Connecting the Dots on Enterovirus EV-D68 Spreading Among Our Children

First I’d like to say that I am not a medical doctor, so critics can refrain from mockingly referring to me as “Dr. DeAngelis.”

My credentials lie solely in my experience as a mother and grandmother who’s lived on this planet for more than a half century. That, along with a modicum of common sense and the ability to apply reason and logic, has helped me to connect some dots about many things, the most recent being the outbreak of Enterovirus EV-D68, which is currently affecting thousands of American children.

Recently, I wrote an article entitled “The Invasion of Enterovirus EV-D68.”  Most readers agreed with the premise of the piece, which suggested that “unaccompanied children” who, with the help of President Obama, have infiltrated our nation by the tens of thousands, might have brought with them a rare influenza-like disease that hasn’t been seen in America for 40 years.  

However, there were those who argued that my article was pure speculation and conjecture.  That particular group is made up of people who hear an asteroid is heading toward earth and rather than accept the truth choose to focus on discussing the beauty of the planet Uranus.

Although what I wrote did not suggest that I was certain the virus that’s turning American children blue in the face and requiring them to be intubated with breathing tubes originated from illegal children, it certainly posed a question that could be interpreted that way. 

For me at least, logic dictates that if a rare virus is absent for 40 years and then suddenly appears in states that illegal children have been recently relocated to, it’s fairly safe to assume that at some point a host carrying the virus showed up in a place where no prior Enterovirus EV-D68 had appeared.

Correct me if I’m wrong, but to be infected with a virus one does need to be exposed to a virus.  So from a non-M.D. point of view, it makes sense that children who migrated illegally to America suffering with respiratory illnesses are the ones infecting previously-uninfected children.

It just so happens that Latin America is home to a fairly long list of scary infectious diseases.  So logic tells us that if people harboring communicable diseases are brought into our midst there’s a good chance those contagions will be passed along to us.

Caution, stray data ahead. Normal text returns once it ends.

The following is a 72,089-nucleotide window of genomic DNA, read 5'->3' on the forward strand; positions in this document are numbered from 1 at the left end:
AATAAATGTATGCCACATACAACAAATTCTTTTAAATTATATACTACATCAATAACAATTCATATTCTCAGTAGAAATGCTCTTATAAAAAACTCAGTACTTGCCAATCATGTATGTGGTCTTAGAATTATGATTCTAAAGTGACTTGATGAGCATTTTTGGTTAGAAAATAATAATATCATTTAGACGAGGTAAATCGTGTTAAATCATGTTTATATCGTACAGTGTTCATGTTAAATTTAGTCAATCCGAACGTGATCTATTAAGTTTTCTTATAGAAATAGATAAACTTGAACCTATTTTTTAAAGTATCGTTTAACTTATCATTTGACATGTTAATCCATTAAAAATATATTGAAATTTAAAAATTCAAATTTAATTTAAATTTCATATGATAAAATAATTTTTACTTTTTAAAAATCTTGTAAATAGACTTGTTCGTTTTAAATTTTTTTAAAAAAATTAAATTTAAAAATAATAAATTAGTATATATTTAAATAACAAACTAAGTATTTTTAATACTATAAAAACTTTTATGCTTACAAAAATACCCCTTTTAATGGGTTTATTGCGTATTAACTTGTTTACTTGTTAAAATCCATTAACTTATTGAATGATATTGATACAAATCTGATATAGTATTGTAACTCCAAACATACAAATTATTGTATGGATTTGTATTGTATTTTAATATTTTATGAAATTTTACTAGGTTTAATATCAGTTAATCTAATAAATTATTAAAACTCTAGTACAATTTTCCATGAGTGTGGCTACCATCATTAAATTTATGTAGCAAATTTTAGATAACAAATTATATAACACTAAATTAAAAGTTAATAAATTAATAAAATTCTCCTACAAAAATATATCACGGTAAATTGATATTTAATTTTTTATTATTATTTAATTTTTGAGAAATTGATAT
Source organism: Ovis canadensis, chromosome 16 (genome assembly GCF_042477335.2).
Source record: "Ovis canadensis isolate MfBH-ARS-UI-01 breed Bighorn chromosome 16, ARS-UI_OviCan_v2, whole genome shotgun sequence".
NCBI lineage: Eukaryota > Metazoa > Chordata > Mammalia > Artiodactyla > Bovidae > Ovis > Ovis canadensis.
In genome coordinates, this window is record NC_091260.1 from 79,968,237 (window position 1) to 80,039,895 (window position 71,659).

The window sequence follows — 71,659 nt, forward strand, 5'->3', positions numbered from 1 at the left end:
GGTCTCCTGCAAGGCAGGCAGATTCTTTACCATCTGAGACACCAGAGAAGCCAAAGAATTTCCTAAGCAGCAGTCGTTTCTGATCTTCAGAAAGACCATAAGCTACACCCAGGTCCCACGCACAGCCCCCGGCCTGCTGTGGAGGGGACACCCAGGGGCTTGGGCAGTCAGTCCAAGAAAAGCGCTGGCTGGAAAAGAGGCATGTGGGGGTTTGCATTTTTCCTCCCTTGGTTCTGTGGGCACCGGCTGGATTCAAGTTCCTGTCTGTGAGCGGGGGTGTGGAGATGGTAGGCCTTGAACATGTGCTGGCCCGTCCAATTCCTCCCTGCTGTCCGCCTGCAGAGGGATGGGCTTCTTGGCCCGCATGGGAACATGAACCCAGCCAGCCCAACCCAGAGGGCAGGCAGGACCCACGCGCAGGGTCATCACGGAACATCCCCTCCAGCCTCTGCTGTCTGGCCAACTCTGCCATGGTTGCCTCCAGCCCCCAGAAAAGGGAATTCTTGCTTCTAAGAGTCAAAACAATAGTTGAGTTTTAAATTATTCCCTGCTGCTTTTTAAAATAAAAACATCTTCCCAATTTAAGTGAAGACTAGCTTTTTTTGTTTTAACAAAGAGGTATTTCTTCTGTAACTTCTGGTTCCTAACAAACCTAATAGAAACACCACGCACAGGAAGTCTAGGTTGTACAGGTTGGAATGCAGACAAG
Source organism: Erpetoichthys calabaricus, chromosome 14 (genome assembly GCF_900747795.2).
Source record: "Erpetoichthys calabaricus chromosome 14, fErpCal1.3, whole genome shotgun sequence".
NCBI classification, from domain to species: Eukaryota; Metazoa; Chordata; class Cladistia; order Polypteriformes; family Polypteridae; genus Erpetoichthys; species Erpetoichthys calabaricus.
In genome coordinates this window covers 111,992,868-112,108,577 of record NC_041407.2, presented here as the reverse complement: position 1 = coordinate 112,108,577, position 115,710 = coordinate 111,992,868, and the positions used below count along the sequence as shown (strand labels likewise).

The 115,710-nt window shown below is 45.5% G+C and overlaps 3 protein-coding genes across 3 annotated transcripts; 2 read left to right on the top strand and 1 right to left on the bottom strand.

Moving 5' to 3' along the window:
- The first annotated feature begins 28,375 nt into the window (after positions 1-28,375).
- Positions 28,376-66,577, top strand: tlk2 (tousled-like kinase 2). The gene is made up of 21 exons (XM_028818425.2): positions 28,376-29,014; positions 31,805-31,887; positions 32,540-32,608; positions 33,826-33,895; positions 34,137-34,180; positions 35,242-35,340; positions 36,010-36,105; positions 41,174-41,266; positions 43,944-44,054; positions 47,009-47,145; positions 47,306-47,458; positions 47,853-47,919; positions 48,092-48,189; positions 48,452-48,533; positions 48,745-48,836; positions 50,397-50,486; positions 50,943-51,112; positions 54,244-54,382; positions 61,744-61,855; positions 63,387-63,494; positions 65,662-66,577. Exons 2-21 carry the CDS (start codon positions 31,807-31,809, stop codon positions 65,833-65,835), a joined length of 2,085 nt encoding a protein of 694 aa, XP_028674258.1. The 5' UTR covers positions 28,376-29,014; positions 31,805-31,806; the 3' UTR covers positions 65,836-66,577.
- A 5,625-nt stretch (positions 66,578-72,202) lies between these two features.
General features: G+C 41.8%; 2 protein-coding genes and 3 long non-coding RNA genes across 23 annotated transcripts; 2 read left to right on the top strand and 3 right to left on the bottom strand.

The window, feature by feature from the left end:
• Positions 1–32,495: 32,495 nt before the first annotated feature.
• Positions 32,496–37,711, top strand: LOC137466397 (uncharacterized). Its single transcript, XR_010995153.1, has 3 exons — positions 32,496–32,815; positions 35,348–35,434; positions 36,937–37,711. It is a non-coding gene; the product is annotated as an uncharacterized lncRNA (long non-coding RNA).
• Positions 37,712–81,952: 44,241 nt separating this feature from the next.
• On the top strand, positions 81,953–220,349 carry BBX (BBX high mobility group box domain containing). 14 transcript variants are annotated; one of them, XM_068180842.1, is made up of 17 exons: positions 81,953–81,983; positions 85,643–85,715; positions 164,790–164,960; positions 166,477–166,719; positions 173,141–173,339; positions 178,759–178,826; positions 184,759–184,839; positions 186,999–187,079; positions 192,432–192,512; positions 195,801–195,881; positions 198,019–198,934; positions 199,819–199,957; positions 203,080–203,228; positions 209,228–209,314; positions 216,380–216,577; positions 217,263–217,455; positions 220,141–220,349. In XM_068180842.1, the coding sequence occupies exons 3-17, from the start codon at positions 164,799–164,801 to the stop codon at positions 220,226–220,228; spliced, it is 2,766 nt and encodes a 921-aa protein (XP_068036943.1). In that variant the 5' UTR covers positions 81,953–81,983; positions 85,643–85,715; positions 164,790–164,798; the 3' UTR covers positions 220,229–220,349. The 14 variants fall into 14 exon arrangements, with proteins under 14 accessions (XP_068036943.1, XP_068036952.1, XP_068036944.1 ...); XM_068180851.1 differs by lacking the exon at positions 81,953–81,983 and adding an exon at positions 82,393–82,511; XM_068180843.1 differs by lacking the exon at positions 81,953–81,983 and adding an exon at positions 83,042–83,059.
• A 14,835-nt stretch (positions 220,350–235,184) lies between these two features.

But, if scientific evidence is required, some additional research seems to provide that evidence, because as it turns out my theory that the Enterovirus came to America from Latin America (mainly Central America) is supported by a medical study conducted in 2013 at a U.S. Naval Medical Research Unit in Lima, Peru.  The study, published in Virology Journal, was entitled “Human rhinoviruses and enteroviruses in influenza-like illness in Latin America.”

Although Enterovirus EV-D68 had not surfaced here in America in 40 years, the research team concluded that:

In Latin America as in other regions, [Human rhinovirus] HRVs and [Human Enterovirus] HEVs account for a substantial proportion of respiratory viruses identified in young people with ILI [influenza-like illness], a finding that provides additional support for the development of pharmaceuticals and vaccines targeting these pathogens.

In other words, as of 2013, one year prior to the Obama administration encouraging and facilitating an influx of children from Latin America (primarily Central America) across the border, the U.S. government was well aware that when these children arrived they would be carrying with them a pathogen that accounts for a “substantial proportion of respiratory viruses identified in young people” living in Latin America, as well as a whole host of other viral maladies.

Interestingly enough, while pediatric Enteroviral infections are most commonly spread through a fecal-to-oral route, they can also be transmitted via “respiratory and oral-to-oral route,” which is “more likely to occur in crowded living conditions.”  Unfortunately for those not yet afflicted, “Enteroviruses are quite resilient... remain viable at room temperature …[have an]… incubation period [of] usually 3-10 days… and can survive the acidic pH of the human GI tract.”

That means if little Humberto, who has not yet learned the ins and outs of post-potty hand-washing, shares a doorknob with a kid from Kansas, depending on the practices of the facility, that doorknob could retain the capacity to infect healthy children for the next 3-10 days.

A July 3, 2014 memo from DHS Inspector General John Roth addressed to Secretary of Homeland Security Jeh Johnson also confirmed the doorknob theory.  In the memorandum Roth pointed out the following about “unaccompanied children” (UAC):

  • Many UAC and family units require treatment for communicable diseases, including respiratory illnesses, tuberculosis, chicken pox, and scabies.
  • UAC and family unit illnesses and unfamiliarity with bathroom facilities resulted in unsanitary conditions and exposure to human waste in some holding facilities.

Respiratory illnesses and “unfamiliarity with bathroom facilities” as well as many other unappetizing facts have been repeatedly confirmed concerning “unaccompanied children” being dispersed throughout America.  That’s why it doesn’t require a medical degree to figure out that the rare-in-America Enterovirus EV-D68 arrived here with children harboring Third-World diseases whose Third-World bathroom habits now share contaminated classrooms with once-healthy American children.